NEED MORE INFO? WANT TO MAKE A REFERRAL? CALL (814) 949-7230, EXT. 108. OR SIMPLY CLICK HERE!
The first step in the process is to contact the Blair County Infant Toddler Early Intervention Program to make a referral. To do so, please call North Star Services at (814) 949-7230, Ext. 120. Here you will speak with someone who will ask you for some contact information and information about the child, including your concerns about the child development.
After a referral is made, the assigned Service Coordinator (SC) will telephone the family to schedule an intake meeting. At the intake meeting, the Service Coordinator will explain Early Intervention to the family and gather information about the child and family. This information will help determine who the team members for the evaluation should be. The evaluation will occur only with the permission of the parent.
This evaluation will look at all areas of concern as well as any others that were indicated by the information gathered by the SC. The initial evaluation is conducted by a team that includes the parent(s), Service Coordinator, the evaluator and anyone whom the parent(s) would like to invite.
The team works together to determine the child eligibility for the early intervention program, to answer the parent/caregiver questions about the child development and to collect useful information about the child skills and needs within the context of the child and family natural environment and everyday routines.
A child is eligible to receive Early Intervention Services based on the following criteria as identified from the evaluation process:
- Significant developmental delay of 25% or higher in one or more developmental area according to the child chronological age
The 5 developmental areas include:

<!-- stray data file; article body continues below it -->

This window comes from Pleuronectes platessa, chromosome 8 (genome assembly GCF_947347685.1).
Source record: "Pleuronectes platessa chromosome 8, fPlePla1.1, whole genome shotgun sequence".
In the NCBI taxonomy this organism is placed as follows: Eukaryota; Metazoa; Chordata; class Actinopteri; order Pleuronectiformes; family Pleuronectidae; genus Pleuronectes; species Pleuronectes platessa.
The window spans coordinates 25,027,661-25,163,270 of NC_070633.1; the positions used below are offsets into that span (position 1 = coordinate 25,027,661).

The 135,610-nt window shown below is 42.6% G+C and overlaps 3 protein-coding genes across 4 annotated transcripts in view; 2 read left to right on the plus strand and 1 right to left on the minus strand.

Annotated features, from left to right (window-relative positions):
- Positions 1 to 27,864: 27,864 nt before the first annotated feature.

- cognitive development
- physical development, including vision & hearing
- communication development
- social or emotional development
- adaptive or self help development
- Informed clinical opinion that there is a delay, even though it may not appear on the assessment. Delays may not appear on the assessment because no standardized test is available or the testing is not appropriate for the child due to child age or developmental area.
- Diagnosed physical or mental conditions which have a high probability for developmental delay. These may include:
- Chromosomal disorders, including Down Syndrome
- Sensory, vision or hearing impairments
- Seizure disorders
- Fetal Alcohol Syndrome
- Metabolic Disorders
- Spina Bifida or other physical conditions
- Cerebral Palsy or other neurological disorders
Individualized Family Service Plan (IFSP)
If your child is eligible, early intervention services and supports are provided. The service coordinator and other early intervention team members will help you move to the next step which is the development of a written plan, the Individualized Family Service Plan (IFSP). This document is based on outcomes that are important to you for your child and family. The written plan also details the early intervention services or supports the child will receive.
The IFSP will be written in the standardized format and will contain the following information:
- Child name, date, purpose of meetings and demographics
- Team membership
- Child and Family information
- Present Performance (from Evaluation Report)
- physical development (including vision, hearing and health status)
- cognitive development
- communication development
- social or emotional development v adaptive development
- Summary of Family Information (from Evaluation Report)
- Includes information regarding the family resources, priorities and concerns related to enhancing the development of the child with a disability
- Assistance to access non early intervention resources
- Including medical, that the child needs but are not required through EI. Funding sources in place, or steps to be taken to secure those services through public or private sources.
- Special Considerations
- Blind or visual impairments